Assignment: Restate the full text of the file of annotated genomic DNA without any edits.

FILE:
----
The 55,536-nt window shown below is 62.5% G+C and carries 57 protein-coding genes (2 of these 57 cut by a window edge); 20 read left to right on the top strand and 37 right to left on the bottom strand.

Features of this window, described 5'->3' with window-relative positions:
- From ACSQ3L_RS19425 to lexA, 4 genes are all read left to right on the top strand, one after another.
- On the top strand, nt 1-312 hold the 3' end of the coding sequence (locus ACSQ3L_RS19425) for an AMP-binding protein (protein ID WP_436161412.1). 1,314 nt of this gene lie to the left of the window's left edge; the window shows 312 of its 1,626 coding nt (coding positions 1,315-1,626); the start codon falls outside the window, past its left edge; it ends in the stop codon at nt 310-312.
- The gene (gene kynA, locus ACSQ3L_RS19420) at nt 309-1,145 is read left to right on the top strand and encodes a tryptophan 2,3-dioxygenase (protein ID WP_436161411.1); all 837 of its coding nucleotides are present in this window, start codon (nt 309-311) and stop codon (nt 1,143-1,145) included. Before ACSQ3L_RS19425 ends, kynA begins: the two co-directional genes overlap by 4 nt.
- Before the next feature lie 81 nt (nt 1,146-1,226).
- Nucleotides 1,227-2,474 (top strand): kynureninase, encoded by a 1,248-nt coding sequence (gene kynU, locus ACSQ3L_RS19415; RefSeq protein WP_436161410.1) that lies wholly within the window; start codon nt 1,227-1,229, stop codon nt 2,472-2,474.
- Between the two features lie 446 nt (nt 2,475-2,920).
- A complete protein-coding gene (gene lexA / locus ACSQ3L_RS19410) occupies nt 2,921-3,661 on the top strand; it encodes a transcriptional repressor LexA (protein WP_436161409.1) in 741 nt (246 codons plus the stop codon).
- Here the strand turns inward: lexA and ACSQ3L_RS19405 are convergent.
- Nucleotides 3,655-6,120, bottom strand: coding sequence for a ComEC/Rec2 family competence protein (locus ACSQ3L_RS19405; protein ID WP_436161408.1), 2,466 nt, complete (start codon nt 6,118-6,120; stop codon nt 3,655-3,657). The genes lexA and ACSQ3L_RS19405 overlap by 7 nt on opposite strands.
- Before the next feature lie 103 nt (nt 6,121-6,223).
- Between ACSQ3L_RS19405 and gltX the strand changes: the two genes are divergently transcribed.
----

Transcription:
The 55,536-nt window shown below is 62.5% G+C and carries 57 protein-coding genes (2 of these 57 cut by a window edge); 20 read left to right on the top strand and 37 right to left on the bottom strand.

Features of this window, described 5'->3' with window-relative positions:
- From ACSQ3L_RS19425 to lexA, 4 genes are all read left to right on the top strand, one after another.
- On the top strand, nt 1-312 hold the 3' end of the coding sequence (locus ACSQ3L_RS19425) for an AMP-binding protein (protein ID WP_436161412.1). 1,314 nt of this gene lie to the left of the window's left edge; the window shows 312 of its 1,626 coding nt (coding positions 1,315-1,626); the start codon falls outside the window, past its left edge; it ends in the stop codon at nt 310-312.
- The gene (gene kynA, locus ACSQ3L_RS19420) at nt 309-1,145 is read left to right on the top strand and encodes a tryptophan 2,3-dioxygenase (protein ID WP_436161411.1); all 837 of its coding nucleotides are present in this window, start codon (nt 309-311) and stop codon (nt 1,143-1,145) included. Before ACSQ3L_RS19425 ends, kynA begins: the two co-directional genes overlap by 4 nt.
- Before the next feature lie 81 nt (nt 1,146-1,226).
- Nucleotides 1,227-2,474 (top strand): kynureninase, encoded by a 1,248-nt coding sequence (gene kynU, locus ACSQ3L_RS19415; RefSeq protein WP_436161410.1) that lies wholly within the window; start codon nt 1,227-1,229, stop codon nt 2,472-2,474.
- Between the two features lie 446 nt (nt 2,475-2,920).
- A complete protein-coding gene (gene lexA / locus ACSQ3L_RS19410) occupies nt 2,921-3,661 on the top strand; it encodes a transcriptional repressor LexA (protein WP_436161409.1) in 741 nt (246 codons plus the stop codon).
- Here the strand turns inward: lexA and ACSQ3L_RS19405 are convergent.
- Nucleotides 3,655-6,120, bottom strand: coding sequence for a ComEC/Rec2 family competence protein (locus ACSQ3L_RS19405; protein ID WP_436161408.1), 2,466 nt, complete (start codon nt 6,118-6,120; stop codon nt 3,655-3,657). The genes lexA and ACSQ3L_RS19405 overlap by 7 nt on opposite strands.
- Before the next feature lie 103 nt (nt 6,121-6,223).
- Between ACSQ3L_RS19405 and gltX the strand changes: the two genes are divergently transcribed.